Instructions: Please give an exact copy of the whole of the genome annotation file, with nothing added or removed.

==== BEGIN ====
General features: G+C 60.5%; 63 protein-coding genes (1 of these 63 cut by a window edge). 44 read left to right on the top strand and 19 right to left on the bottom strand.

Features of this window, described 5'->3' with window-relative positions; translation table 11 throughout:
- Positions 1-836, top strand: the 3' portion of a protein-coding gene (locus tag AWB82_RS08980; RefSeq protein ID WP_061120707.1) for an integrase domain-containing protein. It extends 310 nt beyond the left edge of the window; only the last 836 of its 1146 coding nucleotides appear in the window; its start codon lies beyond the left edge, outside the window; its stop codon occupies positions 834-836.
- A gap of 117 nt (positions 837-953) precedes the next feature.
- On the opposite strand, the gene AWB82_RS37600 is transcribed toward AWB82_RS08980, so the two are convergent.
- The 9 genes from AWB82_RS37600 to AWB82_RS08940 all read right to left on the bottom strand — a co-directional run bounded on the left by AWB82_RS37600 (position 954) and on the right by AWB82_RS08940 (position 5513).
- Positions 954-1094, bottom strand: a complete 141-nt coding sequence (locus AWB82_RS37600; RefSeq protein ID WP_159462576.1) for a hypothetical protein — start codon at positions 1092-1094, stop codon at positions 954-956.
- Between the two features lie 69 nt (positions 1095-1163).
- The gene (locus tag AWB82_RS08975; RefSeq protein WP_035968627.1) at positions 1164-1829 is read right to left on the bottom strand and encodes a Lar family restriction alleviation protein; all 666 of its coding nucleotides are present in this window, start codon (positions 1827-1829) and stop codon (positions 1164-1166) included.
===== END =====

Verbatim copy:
General features: G+C 60.5%; 63 protein-coding genes (1 of these 63 cut by a window edge). 44 read left to right on the top strand and 19 right to left on the bottom strand.

Features of this window, described 5'->3' with window-relative positions; translation table 11 throughout:
- Positions 1-836, top strand: the 3' portion of a protein-coding gene (locus tag AWB82_RS08980; RefSeq protein ID WP_061120707.1) for an integrase domain-containing protein. It extends 310 nt beyond the left edge of the window; only the last 836 of its 1146 coding nucleotides appear in the window; its start codon lies beyond the left edge, outside the window; its stop codon occupies positions 834-836.
- A gap of 117 nt (positions 837-953) precedes the next feature.
- On the opposite strand, the gene AWB82_RS37600 is transcribed toward AWB82_RS08980, so the two are convergent.
- The 9 genes from AWB82_RS37600 to AWB82_RS08940 all read right to left on the bottom strand — a co-directional run bounded on the left by AWB82_RS37600 (position 954) and on the right by AWB82_RS08940 (position 5513).
- Positions 954-1094, bottom strand: a complete 141-nt coding sequence (locus AWB82_RS37600; RefSeq protein ID WP_159462576.1) for a hypothetical protein — start codon at positions 1092-1094, stop codon at positions 954-956.
- Between the two features lie 69 nt (positions 1095-1163).
- The gene (locus tag AWB82_RS08975; RefSeq protein WP_035968627.1) at positions 1164-1829 is read right to left on the bottom strand and encodes a Lar family restriction alleviation protein; all 666 of its coding nucleotides are present in this window, start codon (positions 1827-1829) and stop codon (positions 1164-1166) included.